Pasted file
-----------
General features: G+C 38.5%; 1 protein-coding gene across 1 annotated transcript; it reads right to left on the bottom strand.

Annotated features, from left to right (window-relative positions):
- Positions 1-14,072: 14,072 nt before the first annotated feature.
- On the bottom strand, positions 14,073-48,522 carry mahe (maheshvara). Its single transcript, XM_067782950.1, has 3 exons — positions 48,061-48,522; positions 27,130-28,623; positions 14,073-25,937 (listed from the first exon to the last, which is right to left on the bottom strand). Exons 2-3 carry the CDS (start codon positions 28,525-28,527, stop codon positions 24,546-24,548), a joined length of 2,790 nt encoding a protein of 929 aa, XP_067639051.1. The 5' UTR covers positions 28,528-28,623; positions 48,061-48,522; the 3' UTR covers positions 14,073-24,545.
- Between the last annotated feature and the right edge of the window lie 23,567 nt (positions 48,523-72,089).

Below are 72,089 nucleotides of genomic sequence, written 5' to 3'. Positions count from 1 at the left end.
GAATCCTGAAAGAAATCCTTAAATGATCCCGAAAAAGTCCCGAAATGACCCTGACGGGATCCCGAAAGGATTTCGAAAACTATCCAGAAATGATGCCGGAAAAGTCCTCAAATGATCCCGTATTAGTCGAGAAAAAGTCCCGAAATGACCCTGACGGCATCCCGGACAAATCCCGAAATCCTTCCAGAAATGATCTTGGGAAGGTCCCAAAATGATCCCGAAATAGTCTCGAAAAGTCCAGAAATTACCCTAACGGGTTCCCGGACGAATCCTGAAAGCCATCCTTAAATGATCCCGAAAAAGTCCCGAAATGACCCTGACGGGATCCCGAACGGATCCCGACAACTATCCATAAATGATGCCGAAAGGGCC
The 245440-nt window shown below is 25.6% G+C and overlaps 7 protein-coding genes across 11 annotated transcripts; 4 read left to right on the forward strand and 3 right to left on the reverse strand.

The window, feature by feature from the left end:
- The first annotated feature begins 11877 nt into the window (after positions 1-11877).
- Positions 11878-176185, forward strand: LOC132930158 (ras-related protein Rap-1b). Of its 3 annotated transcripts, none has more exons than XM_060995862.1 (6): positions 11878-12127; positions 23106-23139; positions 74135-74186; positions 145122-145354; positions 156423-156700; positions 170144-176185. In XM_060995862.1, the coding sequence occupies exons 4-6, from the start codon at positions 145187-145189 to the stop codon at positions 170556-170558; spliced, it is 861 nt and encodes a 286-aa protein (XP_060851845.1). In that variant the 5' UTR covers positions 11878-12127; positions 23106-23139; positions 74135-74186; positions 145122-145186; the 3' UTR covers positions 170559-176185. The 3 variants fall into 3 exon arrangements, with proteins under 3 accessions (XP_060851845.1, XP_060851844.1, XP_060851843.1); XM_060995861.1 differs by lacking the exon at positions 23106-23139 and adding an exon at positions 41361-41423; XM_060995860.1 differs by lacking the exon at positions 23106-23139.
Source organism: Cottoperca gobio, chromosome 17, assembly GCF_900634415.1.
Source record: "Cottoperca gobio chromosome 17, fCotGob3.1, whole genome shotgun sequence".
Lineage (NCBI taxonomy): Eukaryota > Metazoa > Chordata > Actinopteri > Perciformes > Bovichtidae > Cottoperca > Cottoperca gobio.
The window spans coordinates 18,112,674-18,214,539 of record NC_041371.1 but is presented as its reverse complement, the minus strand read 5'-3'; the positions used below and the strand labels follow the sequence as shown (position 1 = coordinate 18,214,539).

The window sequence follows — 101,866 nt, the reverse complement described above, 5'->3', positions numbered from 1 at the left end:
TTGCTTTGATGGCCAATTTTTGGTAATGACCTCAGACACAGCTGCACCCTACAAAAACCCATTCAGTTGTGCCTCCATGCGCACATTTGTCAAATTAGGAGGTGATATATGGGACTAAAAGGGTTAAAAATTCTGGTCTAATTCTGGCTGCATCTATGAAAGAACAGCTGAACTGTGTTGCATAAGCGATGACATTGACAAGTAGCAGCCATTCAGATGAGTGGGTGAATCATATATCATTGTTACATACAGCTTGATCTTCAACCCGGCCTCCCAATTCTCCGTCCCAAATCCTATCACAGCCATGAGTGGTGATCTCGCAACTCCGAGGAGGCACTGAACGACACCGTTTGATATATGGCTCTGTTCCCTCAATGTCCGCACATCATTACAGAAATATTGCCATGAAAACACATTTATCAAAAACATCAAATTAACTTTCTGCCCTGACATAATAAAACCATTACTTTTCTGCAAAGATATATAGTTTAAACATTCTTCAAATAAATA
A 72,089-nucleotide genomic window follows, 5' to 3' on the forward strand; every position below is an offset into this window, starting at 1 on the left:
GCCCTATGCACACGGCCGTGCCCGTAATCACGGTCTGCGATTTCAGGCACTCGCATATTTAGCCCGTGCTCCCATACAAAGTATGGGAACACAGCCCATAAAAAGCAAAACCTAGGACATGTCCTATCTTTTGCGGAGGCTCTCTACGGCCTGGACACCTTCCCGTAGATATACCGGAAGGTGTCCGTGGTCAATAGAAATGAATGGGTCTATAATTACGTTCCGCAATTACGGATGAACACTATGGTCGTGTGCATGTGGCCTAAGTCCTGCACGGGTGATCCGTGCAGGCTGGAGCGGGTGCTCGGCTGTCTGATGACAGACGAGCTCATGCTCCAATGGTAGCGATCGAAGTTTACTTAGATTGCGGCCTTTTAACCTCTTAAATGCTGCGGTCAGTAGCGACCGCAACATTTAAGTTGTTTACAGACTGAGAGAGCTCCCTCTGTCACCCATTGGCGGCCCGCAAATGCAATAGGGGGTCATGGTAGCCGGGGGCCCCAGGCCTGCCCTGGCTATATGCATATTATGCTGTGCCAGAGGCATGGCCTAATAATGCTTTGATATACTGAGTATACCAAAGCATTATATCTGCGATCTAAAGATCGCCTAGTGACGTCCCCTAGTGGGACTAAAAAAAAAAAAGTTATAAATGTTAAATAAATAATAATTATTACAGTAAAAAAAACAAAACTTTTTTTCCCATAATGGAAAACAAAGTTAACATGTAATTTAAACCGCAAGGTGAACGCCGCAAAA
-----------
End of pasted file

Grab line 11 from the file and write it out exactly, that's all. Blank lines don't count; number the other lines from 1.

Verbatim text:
- Positions 11878-176185, forward strand: LOC132930158 (ras-related protein Rap-1b). Of its 3 annotated transcripts, none has more exons than XM_060995862.1 (6): positions 11878-12127; positions 23106-23139; positions 74135-74186; positions 145122-145354; positions 156423-156700; positions 170144-176185. In XM_060995862.1, the coding sequence occupies exons 4-6, from the start codon at positions 145187-145189 to the stop codon at positions 170556-170558; spliced, it is 861 nt and encodes a 286-aa protein (XP_060851845.1). In that variant the 5' UTR covers positions 11878-12127; positions 23106-23139; positions 74135-74186; positions 145122-145186; the 3' UTR covers positions 170559-176185. The 3 variants fall into 3 exon arrangements, with proteins under 3 accessions (XP_060851845.1, XP_060851844.1, XP_060851843.1); XM_060995861.1 differs by lacking the exon at positions 23106-23139 and adding an exon at positions 41361-41423; XM_060995860.1 differs by lacking the exon at positions 23106-23139.